There are many available. Do NOT double the wire length in the calculation, that is definitely expressed in most calculators, note the one link I gave states that in a footnote.



The table was meant as an easy guideline, not as a calculator as it helps to see the effect of gauge and distance with varying loads.


I think my table is easier to read - higher resolution and not fuzzy.


Now, why on heaven's earth would I double the length in my calculation? DC current and voltage.
The link you does specify to only use the one way distance, which is exactly what I wrote about.

If you use a calculator that only calculates the loss on a single wire, or in other words the one way trip distance, you will wind up with twice as much loss as you planed for. You must calculate for the length of both the positive and negative wire distance.
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Old 07-09-2019, 09:53 AM   #13
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Quote:
Originally Posted by Kayak73 View Post
Al,


I have NEVER heard that rule before. I normally use the voltage drop calculator here:


https://www.calculator.net/voltage-drop-calculator.html


There are many available. Do NOT double the wire length in the calculation, that is definitely expressed in most calculators, note the one link I gave states that in a footnote.



The table was meant as an easy guideline, not as a calculator as it helps to see the effect of gauge and distance with varying loads.


I think my table is easier to read - higher resolution and not fuzzy.


Now, why on heaven's earth would I double the length in my calculation? DC current and voltage.


"Ohm's Law can be used to verify voltage drop. In a DC circuit, voltage equals current multiplied by resistance. V = I R {\displaystyle V=IR} . Also, Kirchhoff's circuit laws state that in any DC circuit, the sum of the voltage drops across each component of the circuit is equal to the supply voltage."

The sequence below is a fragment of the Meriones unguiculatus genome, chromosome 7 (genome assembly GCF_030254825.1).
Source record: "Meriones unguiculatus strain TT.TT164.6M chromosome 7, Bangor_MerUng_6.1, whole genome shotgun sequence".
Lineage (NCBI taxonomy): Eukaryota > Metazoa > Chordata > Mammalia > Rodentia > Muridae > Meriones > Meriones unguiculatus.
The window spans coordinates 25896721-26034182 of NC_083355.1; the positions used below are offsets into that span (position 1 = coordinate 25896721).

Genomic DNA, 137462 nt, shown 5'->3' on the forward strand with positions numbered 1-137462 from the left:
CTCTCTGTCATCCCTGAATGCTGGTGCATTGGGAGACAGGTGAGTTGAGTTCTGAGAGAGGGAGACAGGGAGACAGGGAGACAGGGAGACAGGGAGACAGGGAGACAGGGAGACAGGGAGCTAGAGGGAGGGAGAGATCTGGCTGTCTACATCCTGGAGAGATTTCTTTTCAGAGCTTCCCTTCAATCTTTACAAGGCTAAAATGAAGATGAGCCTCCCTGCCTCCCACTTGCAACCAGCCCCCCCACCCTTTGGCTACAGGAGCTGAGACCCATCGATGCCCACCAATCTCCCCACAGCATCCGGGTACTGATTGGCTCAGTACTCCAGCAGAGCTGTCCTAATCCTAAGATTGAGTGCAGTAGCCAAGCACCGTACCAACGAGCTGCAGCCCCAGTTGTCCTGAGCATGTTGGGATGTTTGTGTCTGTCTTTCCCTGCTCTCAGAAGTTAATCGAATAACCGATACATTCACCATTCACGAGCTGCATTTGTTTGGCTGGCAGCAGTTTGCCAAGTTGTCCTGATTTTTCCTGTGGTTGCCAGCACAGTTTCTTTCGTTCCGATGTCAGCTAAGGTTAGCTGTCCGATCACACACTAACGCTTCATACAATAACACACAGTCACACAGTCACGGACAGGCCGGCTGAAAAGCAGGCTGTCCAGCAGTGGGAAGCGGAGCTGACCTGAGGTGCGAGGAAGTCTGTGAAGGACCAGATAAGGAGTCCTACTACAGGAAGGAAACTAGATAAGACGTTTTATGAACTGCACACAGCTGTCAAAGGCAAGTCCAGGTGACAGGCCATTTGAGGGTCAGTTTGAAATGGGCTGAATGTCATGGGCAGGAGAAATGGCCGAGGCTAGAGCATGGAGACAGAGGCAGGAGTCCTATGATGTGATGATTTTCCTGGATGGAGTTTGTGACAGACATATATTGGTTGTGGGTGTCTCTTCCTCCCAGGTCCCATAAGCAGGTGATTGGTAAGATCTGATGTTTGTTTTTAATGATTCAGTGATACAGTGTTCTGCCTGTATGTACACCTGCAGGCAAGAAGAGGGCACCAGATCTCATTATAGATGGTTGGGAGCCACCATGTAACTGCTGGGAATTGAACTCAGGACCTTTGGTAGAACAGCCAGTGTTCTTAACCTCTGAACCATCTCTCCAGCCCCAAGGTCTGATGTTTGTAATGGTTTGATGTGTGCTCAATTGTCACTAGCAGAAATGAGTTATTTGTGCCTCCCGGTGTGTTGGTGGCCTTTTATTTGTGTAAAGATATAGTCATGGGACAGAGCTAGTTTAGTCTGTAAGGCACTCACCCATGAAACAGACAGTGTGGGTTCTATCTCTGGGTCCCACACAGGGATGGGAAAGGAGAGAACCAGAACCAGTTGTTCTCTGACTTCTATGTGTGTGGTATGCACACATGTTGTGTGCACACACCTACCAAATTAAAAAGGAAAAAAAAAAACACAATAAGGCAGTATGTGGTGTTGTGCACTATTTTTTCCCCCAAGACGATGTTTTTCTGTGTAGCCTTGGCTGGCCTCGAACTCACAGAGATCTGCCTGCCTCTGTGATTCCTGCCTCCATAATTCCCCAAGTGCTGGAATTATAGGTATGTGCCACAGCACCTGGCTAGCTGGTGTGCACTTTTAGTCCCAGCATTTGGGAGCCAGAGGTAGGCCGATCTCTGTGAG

You are referring to the fact that there are two paths, positive and negative in the complete circuit. Voltage calculators assume you know that so you never, ever double the length. It is really difficult to get all the involved lengths equal in an RV, the interconnects yes, but after that more of a challenge.
By the way, I used the chart you provided, selected for an example the 6AWG wire for 6 feet at 100 amps. Then entered those figures into the calculator you provided (which states to only enter the one way distance). The calculator says the loss is 3.95%. NOT the 2% loss the chart states. So the chart is only showing the loss for one way distance not the round trip distance.

For anyone only using the chart, you MUST double the wire length. If you use the calculator then just enter the one way distance.
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Old 07-09-2019, 10:02 PM   #14
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No, please do NOT double the distance, just put in the total circuit distance. Again, the chart is not for calculations of anything, not meant to be and no one would or should use it for a calculation of exact requirements.


Do not double the distance. The chart is used to show the approximate loss for given values over a given distance which is a basic guideline in selecting wire size. Just put in the circuit distance. If you have to run a circuit 25 ft then in DC you know that means 25 ft to the load and 25 ft back -normally. So you are looking at 50 feet and not 25 feet. I don't get the double thing at all but it's OK with me if you think about it that way. The accurate thing to do is measure the run for POS and NEG.



I'm really sorry to have posted the chart, apparently it really bothers for some reason. It is just kinda silly to discuss it anyway, it is obvious to all but the most casual observer - who really would not care anyway.


It is a common mistake folks make to say "double" the distance because many times in a DC circuit the distance is NOT double the positive lead or negative lead, in an RV you frequently find a short drop to a ground, just like an auto. In that case the old DOUBLE it dumps on you and is totally out of whack. In other cases the leads will be the same length but not often. The good news is that the double approach works most of the time with a calculator but they all make that assumption - nothing you need to input.



Indeed, if you knew the circuit was 12 feet why look at the 6 ft value? I just don't get it.


So if we are to be really nitpick about words, the only true way to know the voltage loss is to measure the entire circuit accurately and use the formula I gave. In reality that gets hard to do so most folks just use a calculator which assumes double distance - doesn't mean it is correct at all, just another guess - estimate.


A lot like a battery monitor - an estimate of what your batteries are doing and their state of charge.